The game's story places a lot of emphasis on there being no "bad" cards and I was happy to see the gameplay follow through. When it comes to card games, there's usually a few dominant decks calling for a few cards, effectively limiting your playable pool from a couple of hundred to maybe a third. Yu-Gi-Oh! 5D's Tagforce 4
is really good about giving you cards, almost forcing you to explore what cards can do rather than simply trying to rebuild a dominant tournament deck. Experienced players will, no doubt, attempt to recreate their real-life decks, but as a casual return player, I had a blast experimenting.
One of the bigger hurdles in bringing a card game like Yu-Gi-Oh! to game consoles (the sole exception being the DS, but that presents other issues) is the interface. As simple as the physical interface is, its tricky to replicate with buttons. For the most part, the interface works, but without some adjustment. For example, the D-pad is used to navigate the play surface, while the analog nub scrolls through card text. The setup sounds incredible basic, but proved a minor brain bender in my first few games. Most aspects of the actual card game, like activating abilities, are handled with simple menus, streamlining play and offering a nice breather for players who may not know what's going on.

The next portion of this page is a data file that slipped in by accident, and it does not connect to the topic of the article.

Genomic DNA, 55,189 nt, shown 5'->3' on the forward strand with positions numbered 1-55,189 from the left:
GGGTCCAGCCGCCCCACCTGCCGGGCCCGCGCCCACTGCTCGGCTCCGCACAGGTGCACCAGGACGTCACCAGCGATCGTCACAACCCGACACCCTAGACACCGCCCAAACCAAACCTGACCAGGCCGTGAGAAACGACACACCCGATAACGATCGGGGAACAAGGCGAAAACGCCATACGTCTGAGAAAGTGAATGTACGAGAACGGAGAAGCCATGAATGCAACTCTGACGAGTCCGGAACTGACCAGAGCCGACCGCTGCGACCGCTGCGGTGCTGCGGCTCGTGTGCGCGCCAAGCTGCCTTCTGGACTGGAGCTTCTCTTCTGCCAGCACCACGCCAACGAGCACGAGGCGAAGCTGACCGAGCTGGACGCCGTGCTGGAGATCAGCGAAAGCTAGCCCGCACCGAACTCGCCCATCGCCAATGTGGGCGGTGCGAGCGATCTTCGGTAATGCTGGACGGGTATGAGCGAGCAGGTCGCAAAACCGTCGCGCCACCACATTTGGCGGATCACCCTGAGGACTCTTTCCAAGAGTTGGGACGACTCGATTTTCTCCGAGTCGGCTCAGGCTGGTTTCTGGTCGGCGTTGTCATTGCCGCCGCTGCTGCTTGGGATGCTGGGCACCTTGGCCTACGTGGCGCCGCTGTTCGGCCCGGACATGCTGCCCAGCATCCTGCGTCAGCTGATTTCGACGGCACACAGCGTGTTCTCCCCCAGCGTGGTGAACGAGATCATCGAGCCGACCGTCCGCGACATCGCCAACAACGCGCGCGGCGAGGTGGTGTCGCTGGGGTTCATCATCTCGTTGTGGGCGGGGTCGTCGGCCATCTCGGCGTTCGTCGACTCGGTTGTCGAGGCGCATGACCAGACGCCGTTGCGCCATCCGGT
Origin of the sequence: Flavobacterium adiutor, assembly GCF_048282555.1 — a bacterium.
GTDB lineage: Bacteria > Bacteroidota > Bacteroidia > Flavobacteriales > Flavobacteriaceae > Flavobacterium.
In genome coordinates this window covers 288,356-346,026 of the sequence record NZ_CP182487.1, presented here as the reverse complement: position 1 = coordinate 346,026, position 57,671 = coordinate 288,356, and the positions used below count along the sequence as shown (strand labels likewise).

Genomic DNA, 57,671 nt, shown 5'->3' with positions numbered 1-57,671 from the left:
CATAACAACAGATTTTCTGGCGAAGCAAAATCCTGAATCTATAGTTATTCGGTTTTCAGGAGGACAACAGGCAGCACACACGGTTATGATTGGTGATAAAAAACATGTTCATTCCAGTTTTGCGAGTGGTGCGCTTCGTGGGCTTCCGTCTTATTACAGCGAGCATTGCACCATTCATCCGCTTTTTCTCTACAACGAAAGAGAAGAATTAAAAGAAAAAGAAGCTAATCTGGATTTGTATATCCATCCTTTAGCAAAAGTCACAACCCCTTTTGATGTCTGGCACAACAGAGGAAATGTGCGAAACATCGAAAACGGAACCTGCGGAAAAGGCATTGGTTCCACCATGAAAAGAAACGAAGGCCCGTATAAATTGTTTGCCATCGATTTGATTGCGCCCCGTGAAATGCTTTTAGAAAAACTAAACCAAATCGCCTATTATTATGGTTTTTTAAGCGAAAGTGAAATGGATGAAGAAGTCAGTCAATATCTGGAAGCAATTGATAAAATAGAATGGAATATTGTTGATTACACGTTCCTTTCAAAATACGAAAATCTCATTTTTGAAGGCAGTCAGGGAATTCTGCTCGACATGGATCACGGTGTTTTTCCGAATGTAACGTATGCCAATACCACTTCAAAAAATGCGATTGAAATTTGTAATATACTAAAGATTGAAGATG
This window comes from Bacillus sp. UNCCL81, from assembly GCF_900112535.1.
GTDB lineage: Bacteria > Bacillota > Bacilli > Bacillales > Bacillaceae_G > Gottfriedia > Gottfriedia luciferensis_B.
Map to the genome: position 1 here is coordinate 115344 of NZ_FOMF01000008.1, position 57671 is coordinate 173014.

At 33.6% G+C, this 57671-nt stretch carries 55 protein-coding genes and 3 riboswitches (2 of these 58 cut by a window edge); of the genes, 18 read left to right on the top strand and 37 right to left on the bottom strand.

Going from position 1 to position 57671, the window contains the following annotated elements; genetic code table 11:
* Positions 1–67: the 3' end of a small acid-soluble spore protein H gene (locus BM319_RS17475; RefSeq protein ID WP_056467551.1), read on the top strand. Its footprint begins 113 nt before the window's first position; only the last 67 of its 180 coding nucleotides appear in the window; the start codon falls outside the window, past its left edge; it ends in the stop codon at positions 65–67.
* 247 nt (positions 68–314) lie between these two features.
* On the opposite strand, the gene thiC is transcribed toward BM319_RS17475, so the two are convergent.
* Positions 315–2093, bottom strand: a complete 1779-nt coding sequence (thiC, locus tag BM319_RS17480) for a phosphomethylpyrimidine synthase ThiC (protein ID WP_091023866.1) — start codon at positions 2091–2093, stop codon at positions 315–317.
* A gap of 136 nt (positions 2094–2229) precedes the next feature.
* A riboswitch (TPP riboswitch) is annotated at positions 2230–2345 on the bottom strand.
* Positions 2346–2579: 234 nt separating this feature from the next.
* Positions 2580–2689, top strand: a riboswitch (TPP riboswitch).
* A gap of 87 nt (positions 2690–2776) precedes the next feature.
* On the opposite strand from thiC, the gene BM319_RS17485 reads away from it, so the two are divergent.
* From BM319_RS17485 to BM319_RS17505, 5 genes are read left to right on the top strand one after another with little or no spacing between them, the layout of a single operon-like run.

One of the interface's few downsides is deck building. Although you can sort cards out through numerous categories, digging through lists is still a counter-intuitive way to build decks. However, I can't really fault Yu-Gi-Oh! 5D's Tagforce 4's attempts, only because I've yet to find a method that really works outside of a touchscreen-based system.
It's been a while since my last Yu-Gi-Oh! game, but my return was a pleasant one. Outside finding some nit-picky details only an entrenched player would find, fans of the card game and show will enjoy what Yu-Gi-Oh! 5D's Tagforce 4 has to offer. However, I also encourage CCG players looking for a new PSP game to give it a try.